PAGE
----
Loudspeakers are bringing fish back to coral reefs

Loudspeakers are bringing fish back to coral reefs

An experiment was conducted in Australia's northern Great Barrier Reef, which has been devastated by human-led climate change in recent decades. The speakers played recordings of the sounds of a healthy reef.

The researchers found that twice as many fish came to and stayed near the dead plots where the speakers were functioning than those with no sound plays.

Gordon pointed out that fish are essential for coral reefs to function as healthy ecosystems.

An worldwide team of scientists from the UK's University of Exeter and University of Bristol, and Australia's James Cook University and Australian Institute of Marine Science, say this "acoustic enrichment" could be a valuable tool in helping to restore damaged coral reefs. This technique works by reproducing the sounds which get lost when the reefs start to degrade. "Juvenile fish home in on these sounds when they're looking for a place to settle", Simpson added.

A team of researchers led by marine biologists at the University of Exeter in the United Kingdom set up underwater loudspeakers to play recorded sounds of healthy reefs in an effort to lure young fish to come hang out in areas where the coral had degraded. But coral reef healing is underpinned by fish that clean the reef and create space for corals to regrow, he said.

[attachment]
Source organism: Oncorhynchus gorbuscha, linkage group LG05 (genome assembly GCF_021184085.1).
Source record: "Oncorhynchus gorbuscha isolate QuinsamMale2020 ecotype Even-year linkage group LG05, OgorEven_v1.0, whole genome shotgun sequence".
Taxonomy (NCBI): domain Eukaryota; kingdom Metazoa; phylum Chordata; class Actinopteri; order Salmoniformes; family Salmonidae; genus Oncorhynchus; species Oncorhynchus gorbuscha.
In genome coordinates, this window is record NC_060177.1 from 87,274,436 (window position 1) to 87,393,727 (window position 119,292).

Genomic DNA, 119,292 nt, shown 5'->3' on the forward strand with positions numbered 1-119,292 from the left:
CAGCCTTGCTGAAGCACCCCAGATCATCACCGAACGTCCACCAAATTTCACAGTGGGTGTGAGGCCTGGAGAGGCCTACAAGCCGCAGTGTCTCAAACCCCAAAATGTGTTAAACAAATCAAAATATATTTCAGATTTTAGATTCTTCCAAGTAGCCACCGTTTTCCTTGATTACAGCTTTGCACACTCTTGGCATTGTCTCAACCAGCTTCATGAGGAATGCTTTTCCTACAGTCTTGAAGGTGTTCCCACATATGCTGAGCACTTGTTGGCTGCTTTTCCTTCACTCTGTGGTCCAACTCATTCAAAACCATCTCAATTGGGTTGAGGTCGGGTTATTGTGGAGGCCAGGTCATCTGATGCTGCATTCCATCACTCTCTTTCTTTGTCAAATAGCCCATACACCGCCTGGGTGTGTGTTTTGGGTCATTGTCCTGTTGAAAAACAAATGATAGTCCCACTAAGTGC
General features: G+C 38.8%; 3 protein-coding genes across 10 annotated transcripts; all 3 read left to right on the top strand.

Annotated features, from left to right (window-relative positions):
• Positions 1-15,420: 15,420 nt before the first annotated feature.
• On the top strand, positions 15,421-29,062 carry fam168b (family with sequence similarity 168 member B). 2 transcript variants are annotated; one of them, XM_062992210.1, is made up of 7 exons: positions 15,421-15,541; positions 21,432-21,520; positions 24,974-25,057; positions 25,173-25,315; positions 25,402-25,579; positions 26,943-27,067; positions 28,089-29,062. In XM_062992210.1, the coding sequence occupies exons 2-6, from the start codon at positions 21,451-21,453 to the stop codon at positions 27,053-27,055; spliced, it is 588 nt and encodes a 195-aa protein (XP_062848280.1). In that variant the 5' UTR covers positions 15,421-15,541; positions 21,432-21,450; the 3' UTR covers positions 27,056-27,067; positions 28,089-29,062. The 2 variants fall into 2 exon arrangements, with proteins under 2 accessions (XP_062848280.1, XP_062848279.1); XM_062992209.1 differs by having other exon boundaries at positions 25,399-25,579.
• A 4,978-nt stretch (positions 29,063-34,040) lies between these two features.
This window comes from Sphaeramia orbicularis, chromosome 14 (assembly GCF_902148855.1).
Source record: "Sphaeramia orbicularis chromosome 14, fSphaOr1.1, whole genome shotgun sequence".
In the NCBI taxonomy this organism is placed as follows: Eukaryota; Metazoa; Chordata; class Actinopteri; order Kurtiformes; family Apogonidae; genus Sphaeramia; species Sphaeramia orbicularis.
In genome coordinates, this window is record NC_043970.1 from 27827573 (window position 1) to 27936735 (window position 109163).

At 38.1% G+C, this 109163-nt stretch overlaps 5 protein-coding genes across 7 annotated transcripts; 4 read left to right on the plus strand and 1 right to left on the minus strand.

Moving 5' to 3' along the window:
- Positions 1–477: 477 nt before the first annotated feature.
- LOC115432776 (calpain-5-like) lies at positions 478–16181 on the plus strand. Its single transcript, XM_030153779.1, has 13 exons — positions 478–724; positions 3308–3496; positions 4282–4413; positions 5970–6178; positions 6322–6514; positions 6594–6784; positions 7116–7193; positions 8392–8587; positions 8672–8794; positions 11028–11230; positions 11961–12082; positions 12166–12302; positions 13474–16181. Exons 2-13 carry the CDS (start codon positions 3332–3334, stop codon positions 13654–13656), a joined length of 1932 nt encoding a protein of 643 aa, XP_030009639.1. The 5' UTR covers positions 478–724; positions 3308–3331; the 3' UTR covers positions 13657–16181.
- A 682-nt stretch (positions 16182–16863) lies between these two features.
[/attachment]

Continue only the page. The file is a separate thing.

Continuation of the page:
"It is very important to be realistic about this - this is potentially a useful tool for attracting fish towards areas of degraded habitat but it is not a way of solving the coral reef crisis; it is not a way of bringing back a whole reef to life on its own", he said.

This increased diversity of species included in all sections of the food chain, including plant eaters, plankton eaters predators eating fish and creatures that feast on decaying plant and animal matter.

Coral reefs are among the many victims-in-the-making of climate change, but new research offers an ingenious approach for healing them.

Why do healthy coral sounds make a difference?

'Acoustic enrichment is a promising technique for management on a local basis, ' said. Those fish are a key part of the reef ecosystem. Steve Simpson, a senior author on the study, said in a statement released by the University of Exeter.

"Reefs become ghostly quiet when they are degraded, as the shrimps and fish disappear, but by using loudspeakers to restore this lost soundscape, we can attract young fish back again".

'From local management innovations to global political action, we need meaningful progress at all levels to paint a better future for reefs worldwide'.

According to a study published earlier this year, baby coral in the Great Barrier Reef have declined by 89% due to mass bleaching in 2016 and 2017. Such bleaching events - which occur when the nutrient-rich and color-providing algae that live in corals are expelled because of heat stress - are occurring four times as frequently as they did in the 1980s, as The Washington Post has reported.



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